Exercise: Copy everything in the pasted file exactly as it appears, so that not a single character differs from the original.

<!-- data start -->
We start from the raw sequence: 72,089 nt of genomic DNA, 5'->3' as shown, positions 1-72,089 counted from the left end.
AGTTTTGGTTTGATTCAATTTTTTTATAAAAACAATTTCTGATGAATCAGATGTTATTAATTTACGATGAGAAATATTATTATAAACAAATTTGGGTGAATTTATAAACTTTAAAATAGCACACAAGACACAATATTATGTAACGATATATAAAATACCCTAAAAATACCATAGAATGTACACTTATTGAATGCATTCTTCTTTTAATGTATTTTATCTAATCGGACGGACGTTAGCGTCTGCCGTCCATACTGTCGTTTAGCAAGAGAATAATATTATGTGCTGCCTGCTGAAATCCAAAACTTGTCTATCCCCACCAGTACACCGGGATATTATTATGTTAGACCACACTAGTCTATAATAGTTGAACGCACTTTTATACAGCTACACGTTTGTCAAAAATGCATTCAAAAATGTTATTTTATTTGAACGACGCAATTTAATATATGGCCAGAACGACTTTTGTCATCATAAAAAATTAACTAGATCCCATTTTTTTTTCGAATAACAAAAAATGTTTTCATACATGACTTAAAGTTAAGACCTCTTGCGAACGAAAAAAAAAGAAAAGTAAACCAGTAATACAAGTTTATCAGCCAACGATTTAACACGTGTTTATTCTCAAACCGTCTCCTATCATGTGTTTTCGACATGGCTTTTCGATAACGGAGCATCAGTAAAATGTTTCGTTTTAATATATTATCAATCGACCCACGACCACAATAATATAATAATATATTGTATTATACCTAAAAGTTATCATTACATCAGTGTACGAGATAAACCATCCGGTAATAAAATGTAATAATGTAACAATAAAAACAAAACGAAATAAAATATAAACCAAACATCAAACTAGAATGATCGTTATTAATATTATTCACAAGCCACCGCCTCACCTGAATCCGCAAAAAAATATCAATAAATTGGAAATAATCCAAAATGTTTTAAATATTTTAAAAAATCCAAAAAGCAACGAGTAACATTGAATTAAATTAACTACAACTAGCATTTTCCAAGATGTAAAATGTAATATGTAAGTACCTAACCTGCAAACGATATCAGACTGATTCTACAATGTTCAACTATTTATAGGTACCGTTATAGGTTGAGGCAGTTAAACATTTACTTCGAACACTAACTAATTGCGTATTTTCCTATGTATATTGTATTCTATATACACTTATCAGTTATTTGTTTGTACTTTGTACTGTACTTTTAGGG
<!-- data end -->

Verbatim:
We start from the raw sequence: 72,089 nt of genomic DNA, 5'->3' as shown, positions 1-72,089 counted from the left end.
AGTTTTGGTTTGATTCAATTTTTTTATAAAAACAATTTCTGATGAATCAGATGTTATTAATTTACGATGAGAAATATTATTATAAACAAATTTGGGTGAATTTATAAACTTTAAAATAGCACACAAGACACAATATTATGTAACGATATATAAAATACCCTAAAAATACCATAGAATGTACACTTATTGAATGCATTCTTCTTTTAATGTATTTTATCTAATCGGACGGACGTTAGCGTCTGCCGTCCATACTGTCGTTTAGCAAGAGAATAATATTATGTGCTGCCTGCTGAAATCCAAAACTTGTCTATCCCCACCAGTACACCGGGATATTATTATGTTAGACCACACTAGTCTATAATAGTTGAACGCACTTTTATACAGCTACACGTTTGTCAAAAATGCATTCAAAAATGTTATTTTATTTGAACGACGCAATTTAATATATGGCCAGAACGACTTTTGTCATCATAAAAAATTAACTAGATCCCATTTTTTTTTCGAATAACAAAAAATGTTTTCATACATGACTTAAAGTTAAGACCTCTTGCGAACGAAAAAAAAAGAAAAGTAAACCAGTAATACAAGTTTATCAGCCAACGATTTAACACGTGTTTATTCTCAAACCGTCTCCTATCATGTGTTTTCGACATGGCTTTTCGATAACGGAGCATCAGTAAAATGTTTCGTTTTAATATATTATCAATCGACCCACGACCACAATAATATAATAATATATTGTATTATACCTAAAAGTTATCATTACATCAGTGTACGAGATAAACCATCCGGTAATAAAATGTAATAATGTAACAATAAAAACAAAACGAAATAAAATATAAACCAAACATCAAACTAGAATGATCGTTATTAATATTATTCACAAGCCACCGCCTCACCTGAATCCGCAAAAAAATATCAATAAATTGGAAATAATCCAAAATGTTTTAAATATTTTAAAAAATCCAAAAAGCAACGAGTAACATTGAATTAAATTAACTACAACTAGCATTTTCCAAGATGTAAAATGTAATATGTAAGTACCTAACCTGCAAACGATATCAGACTGATTCTACAATGTTCAACTATTTATAGGTACCGTTATAGGTTGAGGCAGTTAAACATTTACTTCGAACACTAACTAATTGCGTATTTTCCTATGTATATTGTATTCTATATACACTTATCAGTTATTTGTTTGTACTTTGTACTGTACTTTTAGGG